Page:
Waiting for the dawn

I like my bed, always have done, but Friday night was different. Leaving home and taking the chilly walk to the centre of Leamington gave me time to think about the night ahead.  I could have taken the car rather than walk the couple of miles from home but it didn’t feel right to be honest.  If I was going to do this, I wanted to do it right.  Tonight I was going to take on one of the very first challenges that I scribbled down in my note book back at the end of 2016 when the idea of the 56 challenge was born.  How could I get people on my side and persuade them to part with some hard earned cash?  I needed to get at least a flavour of what it’s like to spend a night on the streets.  As I made my way along the leafy streets of my home town, it felt somehow different and I was apprehensive.  Carrying a rucksack and a bit of stubble on my chin, I sensed that people we looking at me different, almost through me. The temperature over the last few days had been dropping so I knew that it was going to be a cold one, but how cold, I would soon find out. Finding my pitch for the night, I built myself a little den out of cardboard and a bit of plastic sheet and then I watched the clock, I watched the band, I wondered around with all I had in a rucksack. That came strange to me, not having a base, somewhere to leave my stuff. I felt very nomadic and lonely. The early evening was OK, listening to the stories of real people who make a difference, the local community copper, a Homeless lady and a volunteer who had lost her son to the streets. I checked the time, just after midnight and time try and get some sleep. I had been putting off the inevitable, the time when I had to bed down for the night and see if my shelter would keep me warn.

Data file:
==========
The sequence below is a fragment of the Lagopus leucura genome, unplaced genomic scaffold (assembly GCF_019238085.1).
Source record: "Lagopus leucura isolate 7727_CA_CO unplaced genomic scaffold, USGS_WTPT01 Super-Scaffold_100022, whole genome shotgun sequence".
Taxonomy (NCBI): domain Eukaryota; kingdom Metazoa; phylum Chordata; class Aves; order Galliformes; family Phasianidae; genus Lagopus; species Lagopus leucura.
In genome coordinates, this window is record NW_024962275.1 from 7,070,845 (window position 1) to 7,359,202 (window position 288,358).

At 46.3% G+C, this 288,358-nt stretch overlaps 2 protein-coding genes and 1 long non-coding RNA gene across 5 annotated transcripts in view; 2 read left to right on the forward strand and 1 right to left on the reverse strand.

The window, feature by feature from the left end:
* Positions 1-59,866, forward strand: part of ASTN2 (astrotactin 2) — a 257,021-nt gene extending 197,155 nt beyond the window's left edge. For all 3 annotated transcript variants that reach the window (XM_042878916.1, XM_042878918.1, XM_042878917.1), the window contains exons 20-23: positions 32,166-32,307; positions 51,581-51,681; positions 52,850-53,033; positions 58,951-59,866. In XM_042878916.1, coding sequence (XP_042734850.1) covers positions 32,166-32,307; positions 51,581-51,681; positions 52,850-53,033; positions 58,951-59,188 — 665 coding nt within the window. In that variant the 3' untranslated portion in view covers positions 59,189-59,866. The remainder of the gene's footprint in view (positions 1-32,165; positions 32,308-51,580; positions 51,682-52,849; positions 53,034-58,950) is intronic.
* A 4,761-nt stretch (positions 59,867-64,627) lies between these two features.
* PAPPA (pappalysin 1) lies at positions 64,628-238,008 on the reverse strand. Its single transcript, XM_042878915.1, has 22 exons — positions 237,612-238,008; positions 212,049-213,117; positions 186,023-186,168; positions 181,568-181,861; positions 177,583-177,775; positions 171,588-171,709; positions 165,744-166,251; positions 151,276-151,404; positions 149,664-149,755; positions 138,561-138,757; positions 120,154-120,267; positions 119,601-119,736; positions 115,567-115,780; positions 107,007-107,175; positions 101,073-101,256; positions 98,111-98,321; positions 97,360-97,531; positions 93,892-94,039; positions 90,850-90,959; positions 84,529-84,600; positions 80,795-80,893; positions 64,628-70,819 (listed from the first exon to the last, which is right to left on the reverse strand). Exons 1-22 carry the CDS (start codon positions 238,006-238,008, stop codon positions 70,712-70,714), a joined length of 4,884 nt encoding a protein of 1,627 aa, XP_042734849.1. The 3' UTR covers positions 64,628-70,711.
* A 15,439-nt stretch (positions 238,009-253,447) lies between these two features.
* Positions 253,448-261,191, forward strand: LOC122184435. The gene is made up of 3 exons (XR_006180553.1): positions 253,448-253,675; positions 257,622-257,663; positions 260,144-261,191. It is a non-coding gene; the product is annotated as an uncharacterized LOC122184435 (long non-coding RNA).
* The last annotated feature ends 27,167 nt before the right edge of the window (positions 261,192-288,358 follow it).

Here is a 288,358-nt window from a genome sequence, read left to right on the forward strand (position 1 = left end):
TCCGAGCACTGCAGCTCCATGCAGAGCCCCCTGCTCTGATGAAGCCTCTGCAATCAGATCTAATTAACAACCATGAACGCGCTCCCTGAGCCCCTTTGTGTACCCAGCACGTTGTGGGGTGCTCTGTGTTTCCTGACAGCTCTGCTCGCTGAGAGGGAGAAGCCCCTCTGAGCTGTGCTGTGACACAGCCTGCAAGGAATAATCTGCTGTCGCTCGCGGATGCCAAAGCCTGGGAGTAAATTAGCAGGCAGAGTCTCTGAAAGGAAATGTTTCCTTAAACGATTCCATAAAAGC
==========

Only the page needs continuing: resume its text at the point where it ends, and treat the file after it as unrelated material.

The streets were noisy; Friday night is party night in most towns. The sirens, the shouting, the general chatter seemed very loud with my head on the ground. I was very uneasy and wanted my own bed but I had a long day ahead of me so needed to at least attempt to get some rest and burying my head in my sleeping bag in an attempt to shut out the world, I managed a few minutes sleep, maybe an hour and then the cold. My cardboard box was going soft, attracting the moisture from the damp grass and the temperature was dropping and I was wide awake. Still noisy and flashing blue lights reflecting of the buildings around me added to the tension. I checked the time, dawn was still hours away and then I needed the loo. Another dimension to the night, I need to leave my warm sleeping back and head off to find the toilet. People were still walking around, groups of people chatted and party goers staggered around in endless circles. Then didn’t see me, I was invisible and I got the feeling of what the nights are like, only a flavour and I didn’t like it. I headed back and attempted to get a little more sleep, not sure I did, but at around 5am, I gave in and sat for an hour and watch the world go by.

I was never so glad to see the dawn…..

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